) pricing revolution. The simplified structure is expected to batter already bleak revenues for everyone. Says Gary C. Kelly, chief executive of low-fare king Southwest Airlines Co. (LUV
): "Something's got to give."
If it wasn't already clear enough, Delta's bold move underlines the new reality: The days of high-cost, high-fare airlines are over. By lowering and capping top fares, Delta is simply bowing to the inevitable and forcing its managers and employees to face the facts. After identifying $5 billion in cost cuts, it will now have to work harder still to create an airline that can be profitable charging such fares. Delta's move also puts huge pressure on the other major carriers to speed their own restructurings. As they scramble to match Delta fare reductions, the industry as a whole could sacrifice $2 billion in revenues. "The majors are realizing that if they don't accelerate their transformation, they will die," says James E. Owers, a finance professor and airline expert at Georgia State University.
Nowhere is that clearer than at US Airways. Despite major cost-cutting strides in its second round of bankruptcy, workers angered by repeated concessions and wary creditors and investors could soon force the airline's demise. Foundering upstart Independence Air Inc. and low-cost ATA Airlines Inc., which is struggling to emerge from Chapter 11 after cutting a deal to sell some of its Chicago gates to Southwest, could also vanish. All told, those three carriers account for nearly 10% of domestic capacity.
Bankrupt United Airlines (UAL
), still wrangling for benefit concessions from its workers, isn't out of danger either. If it succeeds in terminating its pension plans, "people would be so demoralized that the carrier couldn't survive," says Robert Roach Jr., general vice-president of the International Association of Machinists, which represents United's airport workers.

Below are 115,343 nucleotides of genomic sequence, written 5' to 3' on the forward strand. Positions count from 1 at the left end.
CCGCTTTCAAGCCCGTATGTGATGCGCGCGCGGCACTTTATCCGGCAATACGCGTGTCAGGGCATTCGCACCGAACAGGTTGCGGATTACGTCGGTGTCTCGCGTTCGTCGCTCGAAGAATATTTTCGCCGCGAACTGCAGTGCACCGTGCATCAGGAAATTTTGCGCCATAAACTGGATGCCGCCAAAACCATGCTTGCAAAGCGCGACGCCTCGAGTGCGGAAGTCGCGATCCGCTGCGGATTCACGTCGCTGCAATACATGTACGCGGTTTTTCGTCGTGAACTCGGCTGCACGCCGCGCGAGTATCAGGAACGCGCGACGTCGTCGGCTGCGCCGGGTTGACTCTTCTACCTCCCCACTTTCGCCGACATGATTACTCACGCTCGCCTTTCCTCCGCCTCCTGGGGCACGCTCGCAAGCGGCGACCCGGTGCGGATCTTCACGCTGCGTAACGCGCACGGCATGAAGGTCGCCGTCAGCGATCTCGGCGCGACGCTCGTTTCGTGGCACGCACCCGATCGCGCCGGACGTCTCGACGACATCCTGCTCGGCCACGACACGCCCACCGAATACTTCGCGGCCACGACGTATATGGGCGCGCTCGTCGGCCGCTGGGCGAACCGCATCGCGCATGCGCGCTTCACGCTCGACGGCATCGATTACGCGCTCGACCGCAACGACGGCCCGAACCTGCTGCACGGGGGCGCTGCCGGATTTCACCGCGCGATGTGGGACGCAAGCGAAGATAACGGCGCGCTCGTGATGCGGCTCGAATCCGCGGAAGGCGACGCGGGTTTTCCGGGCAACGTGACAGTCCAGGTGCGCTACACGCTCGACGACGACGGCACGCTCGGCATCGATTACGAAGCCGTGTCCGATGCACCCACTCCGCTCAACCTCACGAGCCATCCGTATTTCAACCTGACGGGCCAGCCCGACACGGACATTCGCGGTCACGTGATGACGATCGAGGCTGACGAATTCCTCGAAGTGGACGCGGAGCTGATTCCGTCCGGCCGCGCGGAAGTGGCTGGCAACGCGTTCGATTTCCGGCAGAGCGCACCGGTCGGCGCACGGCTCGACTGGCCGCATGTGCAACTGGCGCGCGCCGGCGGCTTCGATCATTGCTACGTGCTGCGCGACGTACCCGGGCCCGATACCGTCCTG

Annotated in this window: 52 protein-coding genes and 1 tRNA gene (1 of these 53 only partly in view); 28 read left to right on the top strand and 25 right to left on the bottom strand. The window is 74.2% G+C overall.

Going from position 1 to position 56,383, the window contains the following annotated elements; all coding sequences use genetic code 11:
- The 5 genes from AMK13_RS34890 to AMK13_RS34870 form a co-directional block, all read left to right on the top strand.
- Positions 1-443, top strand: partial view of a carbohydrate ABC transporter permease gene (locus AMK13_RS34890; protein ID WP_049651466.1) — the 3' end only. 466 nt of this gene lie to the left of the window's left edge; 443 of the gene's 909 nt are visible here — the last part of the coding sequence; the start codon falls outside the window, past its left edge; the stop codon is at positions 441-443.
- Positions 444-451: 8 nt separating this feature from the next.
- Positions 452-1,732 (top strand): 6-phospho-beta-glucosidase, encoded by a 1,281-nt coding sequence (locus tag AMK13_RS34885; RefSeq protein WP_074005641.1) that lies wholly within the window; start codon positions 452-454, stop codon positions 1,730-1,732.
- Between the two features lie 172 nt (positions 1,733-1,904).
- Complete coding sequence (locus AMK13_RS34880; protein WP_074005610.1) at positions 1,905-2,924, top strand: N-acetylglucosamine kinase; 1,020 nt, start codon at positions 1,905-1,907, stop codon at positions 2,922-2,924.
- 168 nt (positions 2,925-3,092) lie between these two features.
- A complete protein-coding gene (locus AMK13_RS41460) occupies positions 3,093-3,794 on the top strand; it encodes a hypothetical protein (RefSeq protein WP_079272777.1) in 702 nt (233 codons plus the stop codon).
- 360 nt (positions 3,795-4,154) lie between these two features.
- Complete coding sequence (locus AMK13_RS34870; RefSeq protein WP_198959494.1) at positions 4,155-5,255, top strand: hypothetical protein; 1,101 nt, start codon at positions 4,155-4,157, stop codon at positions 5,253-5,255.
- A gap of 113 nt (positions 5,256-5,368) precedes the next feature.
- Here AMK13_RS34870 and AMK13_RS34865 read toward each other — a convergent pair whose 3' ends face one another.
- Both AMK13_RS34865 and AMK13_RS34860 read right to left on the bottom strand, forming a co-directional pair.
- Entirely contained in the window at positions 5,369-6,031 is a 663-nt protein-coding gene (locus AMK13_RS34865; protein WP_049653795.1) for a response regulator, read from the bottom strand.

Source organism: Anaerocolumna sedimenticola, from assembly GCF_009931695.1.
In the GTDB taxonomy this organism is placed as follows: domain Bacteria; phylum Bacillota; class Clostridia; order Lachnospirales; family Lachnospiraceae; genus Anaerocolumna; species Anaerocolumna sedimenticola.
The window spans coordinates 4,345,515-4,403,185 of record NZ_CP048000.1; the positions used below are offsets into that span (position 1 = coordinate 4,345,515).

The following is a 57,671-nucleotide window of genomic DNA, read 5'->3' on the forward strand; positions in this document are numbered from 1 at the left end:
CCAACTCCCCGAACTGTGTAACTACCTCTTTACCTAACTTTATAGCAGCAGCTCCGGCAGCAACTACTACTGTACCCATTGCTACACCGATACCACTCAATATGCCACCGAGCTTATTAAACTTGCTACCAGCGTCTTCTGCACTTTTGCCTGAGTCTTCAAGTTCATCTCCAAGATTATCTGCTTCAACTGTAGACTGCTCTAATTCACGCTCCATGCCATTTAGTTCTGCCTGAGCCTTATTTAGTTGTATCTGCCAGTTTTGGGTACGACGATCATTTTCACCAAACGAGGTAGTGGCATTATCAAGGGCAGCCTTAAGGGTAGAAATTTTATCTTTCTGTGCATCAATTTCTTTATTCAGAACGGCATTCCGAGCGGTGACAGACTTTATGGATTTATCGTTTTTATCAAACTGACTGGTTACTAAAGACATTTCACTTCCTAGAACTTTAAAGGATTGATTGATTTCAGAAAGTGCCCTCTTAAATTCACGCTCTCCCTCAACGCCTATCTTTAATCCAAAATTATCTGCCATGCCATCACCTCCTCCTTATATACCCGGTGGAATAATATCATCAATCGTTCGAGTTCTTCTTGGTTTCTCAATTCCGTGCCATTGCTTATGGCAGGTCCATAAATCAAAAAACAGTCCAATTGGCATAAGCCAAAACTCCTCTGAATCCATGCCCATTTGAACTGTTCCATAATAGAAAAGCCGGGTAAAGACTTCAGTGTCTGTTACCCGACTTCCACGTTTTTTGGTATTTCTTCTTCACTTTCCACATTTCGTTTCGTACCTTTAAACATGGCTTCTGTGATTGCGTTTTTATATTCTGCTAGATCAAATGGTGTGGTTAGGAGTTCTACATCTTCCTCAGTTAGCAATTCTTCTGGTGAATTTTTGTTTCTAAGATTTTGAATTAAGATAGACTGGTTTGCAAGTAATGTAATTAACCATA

That may be a bit of hyperbole. But even if these airlines manage to hang on, a shakeout is still imminent, driven in part by Delta's squeeze on revenues. Says J. Scott Kirby, executive vice-president of marketing at low-cost carrier America West Airlines Inc. (AWA
): "I don't know if we get there through consolidation, liquidation, or a lot of airlines reducing capacity." But ultimately, he believes, "capacity rationalization" has to come. With its own losses mounting, America West has cut its growth plan nearly in half, to 3% to 5% this year.
However it occurs, an industry restructuring is well overdue. Despite wringing out enormous costs, carriers are expected to lose at least $2 billion this year on top of last year's $5.4 billion. Part of the mess can be chalked up to aggressive growth: After three years of shrinking, capacity rose 7% in 2004, says Vaughn Cordle, CEO and chief analyst of AirlineForecasts LLC in Washington, D.C. Before Delta's bombshell, he forecast a 4.5% expansion this year. While much of the growth has come from discounters, the big players have expanded, too, rather than simply cede share to low-cost rivals. "What's perfectly logical and rational at the individual airline level is completely irrational at the industry level," says Cordle.
That's why the failure of one or even two of the majors won't be enough to save the ailing airlines. Any reduction in capacity is likely to be quickly filled by low-cost and legacy carriers alike. Southwest, for instance, would rapidly expand in Philadelphia should US Airways disappear. And that will keep the pressure on fares. "The notion of a competitor disappearing and solving your problems is naive," says former American Airlines (AMR
) CEO Donald J. Carty. No wonder the race is on to be a low-cost survivor. By Wendy Zellner with Brian Grow in Atlanta and bureau reports